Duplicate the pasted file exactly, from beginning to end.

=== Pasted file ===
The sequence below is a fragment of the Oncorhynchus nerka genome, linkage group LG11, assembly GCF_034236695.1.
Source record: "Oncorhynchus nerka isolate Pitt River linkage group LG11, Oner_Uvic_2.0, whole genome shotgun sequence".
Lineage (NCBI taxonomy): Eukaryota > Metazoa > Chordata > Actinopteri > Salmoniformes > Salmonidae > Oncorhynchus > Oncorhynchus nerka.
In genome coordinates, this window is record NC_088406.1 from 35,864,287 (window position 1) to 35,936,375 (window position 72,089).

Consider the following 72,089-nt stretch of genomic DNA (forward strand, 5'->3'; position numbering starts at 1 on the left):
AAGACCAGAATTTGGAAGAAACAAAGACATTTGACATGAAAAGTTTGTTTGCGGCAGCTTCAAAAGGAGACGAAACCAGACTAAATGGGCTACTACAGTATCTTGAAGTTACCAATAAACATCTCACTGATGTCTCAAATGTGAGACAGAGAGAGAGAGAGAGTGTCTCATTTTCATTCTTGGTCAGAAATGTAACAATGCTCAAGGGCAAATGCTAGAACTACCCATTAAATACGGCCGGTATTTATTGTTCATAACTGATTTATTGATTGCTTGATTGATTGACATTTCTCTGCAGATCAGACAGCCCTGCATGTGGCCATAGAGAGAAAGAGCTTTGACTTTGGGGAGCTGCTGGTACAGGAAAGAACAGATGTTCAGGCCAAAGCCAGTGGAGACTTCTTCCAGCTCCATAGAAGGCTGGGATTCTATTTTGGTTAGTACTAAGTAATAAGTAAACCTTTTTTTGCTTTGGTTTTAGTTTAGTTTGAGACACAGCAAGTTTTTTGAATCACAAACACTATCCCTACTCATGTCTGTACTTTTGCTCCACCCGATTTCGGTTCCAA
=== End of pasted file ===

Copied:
The sequence below is a fragment of the Oncorhynchus nerka genome, linkage group LG11, assembly GCF_034236695.1.
Source record: "Oncorhynchus nerka isolate Pitt River linkage group LG11, Oner_Uvic_2.0, whole genome shotgun sequence".
Lineage (NCBI taxonomy): Eukaryota > Metazoa > Chordata > Actinopteri > Salmoniformes > Salmonidae > Oncorhynchus > Oncorhynchus nerka.
In genome coordinates, this window is record NC_088406.1 from 35,864,287 (window position 1) to 35,936,375 (window position 72,089).

Consider the following 72,089-nt stretch of genomic DNA (forward strand, 5'->3'; position numbering starts at 1 on the left):
AAGACCAGAATTTGGAAGAAACAAAGACATTTGACATGAAAAGTTTGTTTGCGGCAGCTTCAAAAGGAGACGAAACCAGACTAAATGGGCTACTACAGTATCTTGAAGTTACCAATAAACATCTCACTGATGTCTCAAATGTGAGACAGAGAGAGAGAGAGAGTGTCTCATTTTCATTCTTGGTCAGAAATGTAACAATGCTCAAGGGCAAATGCTAGAACTACCCATTAAATACGGCCGGTATTTATTGTTCATAACTGATTTATTGATTGCTTGATTGATTGACATTTCTCTGCAGATCAGACAGCCCTGCATGTGGCCATAGAGAGAAAGAGCTTTGACTTTGGGGAGCTGCTGGTACAGGAAAGAACAGATGTTCAGGCCAAAGCCAGTGGAGACTTCTTCCAGCTCCATAGAAGGCTGGGATTCTATTTTGGTTAGTACTAAGTAATAAGTAAACCTTTTTTTGCTTTGGTTTTAGTTTAGTTTGAGACACAGCAAGTTTTTTGAATCACAAACACTATCCCTACTCATGTCTGTACTTTTGCTCCACCCGATTTCGGTTCCAA